SWIFT Makes Message Implementation Easier
SWIFT, operator of a global messaging network, has officially launched MyStandards, a web-based application to help financial firms reduce the time and cost to implement new market practices and changes to message standards.
Financial firms will no longer need to interpret reams of documents and hope they understand the information so they can make the necessary technological adjustments.
"My Standards bridges the gap between business and IT and is geared towards business analysts, product and project managers and standards implementers," says SWIFT in a statement issued on Monday at a private customer briefing in New York. Bank of New York Mellon; JP Morgan; Citi; RBC Dexia; SIX; the Bundesbank; Clearstream and the UK Payments Council participated in the initial pilot phase for designing MyStandards. A second pilot phase opened the product to over 30 institutions.
Market practice refers to the series of rules a group of financial firms in each country creates for how buy and sell-side companies in their market will use and interpret messages developed by SWIFT which comply with the International Organization for Standardization's requirements. Those messages are typically used to make payments, settle securities transactions, and communicate information on corporate actions such as dividends and income payments as well as more complex restructurings. The International Securities Association for Institutional Trade Communication, or ISITC, a trade group of operations and message experts at fund managers, broker-dealers and custodian banks, serves as the market practice group for the US securities industry.
Financial firms typically need to recode internal applications to adhere to market practices and any changes made to SWIFT's messages which occur annually -- a pretty cumbersome process. Financial institutions using MyStandards can now find in machine readable format any changes in market practices or messages. As described in SWIFT's marketing materials, MyStandards saves users time in exploring and understanding information thanks to a "consistent and intuitive markup method for all base standards and usage guidelines."
Business analysts within the middle and back offices of buy-and-sell side firms which would use the SWIFT message types don't have to dig into handbooks and other documents to find the market practice; then interpret the market practice and send information often via Excel spreadsheets to IT departments so they can implement the necessary changes to computer codes on various applications. An impact analysis functionality allows financial firms to understand how any changes SWIFT makes to its messages affects market practice; comparison features allow market practice groups in each country to see the differences in market standards across countries, says Marc Delbaere, head of research and development of standards at SWIFT's headquarters in La Hulpe, Belgium.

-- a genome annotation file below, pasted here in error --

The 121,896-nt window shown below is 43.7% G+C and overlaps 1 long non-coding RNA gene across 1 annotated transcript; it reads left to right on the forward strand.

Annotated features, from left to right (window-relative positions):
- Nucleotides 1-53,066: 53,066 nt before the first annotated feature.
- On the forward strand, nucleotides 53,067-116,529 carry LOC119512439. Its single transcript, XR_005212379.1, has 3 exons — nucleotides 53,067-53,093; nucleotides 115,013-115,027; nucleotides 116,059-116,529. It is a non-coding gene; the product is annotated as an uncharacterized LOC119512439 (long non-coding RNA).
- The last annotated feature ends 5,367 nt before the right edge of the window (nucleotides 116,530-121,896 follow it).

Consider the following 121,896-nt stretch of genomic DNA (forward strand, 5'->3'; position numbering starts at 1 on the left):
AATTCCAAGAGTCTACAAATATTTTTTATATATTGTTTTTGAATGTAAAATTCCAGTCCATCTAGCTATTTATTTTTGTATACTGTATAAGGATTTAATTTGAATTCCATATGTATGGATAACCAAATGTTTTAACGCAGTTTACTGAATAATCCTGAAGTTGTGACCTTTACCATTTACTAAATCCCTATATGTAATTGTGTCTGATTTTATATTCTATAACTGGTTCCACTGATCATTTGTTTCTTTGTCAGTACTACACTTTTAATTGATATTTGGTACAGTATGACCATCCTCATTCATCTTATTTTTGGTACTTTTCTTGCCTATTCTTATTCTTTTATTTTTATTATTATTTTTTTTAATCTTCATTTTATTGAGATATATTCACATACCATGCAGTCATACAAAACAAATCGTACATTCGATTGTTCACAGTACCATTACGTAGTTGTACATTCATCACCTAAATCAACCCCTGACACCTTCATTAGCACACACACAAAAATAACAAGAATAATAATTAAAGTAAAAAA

MyStandards is offered in two versions: a free of charge version allows users to search, browse and comment on the content of the standards and market practices. A premium level service, governed by a yearly subscription fee offers open access to advanced features such as impact analysis and comparison.
Delbaere won't specify the fee for the premium service level which he says its price tag should encourage market adoption; it is available to financial institutions, market infrastructures and corporations even if they are not members of SWIFT. However, for now the premium level service will not be open to SWIFT's partners or vendors even though the firms might help companies link to the SWIFT network or offer software to make message adoption easier.
Written by Chris Kentouris, Editor-in-chief (Chris can be contacted through Chris.Kentouris@hotmail.com)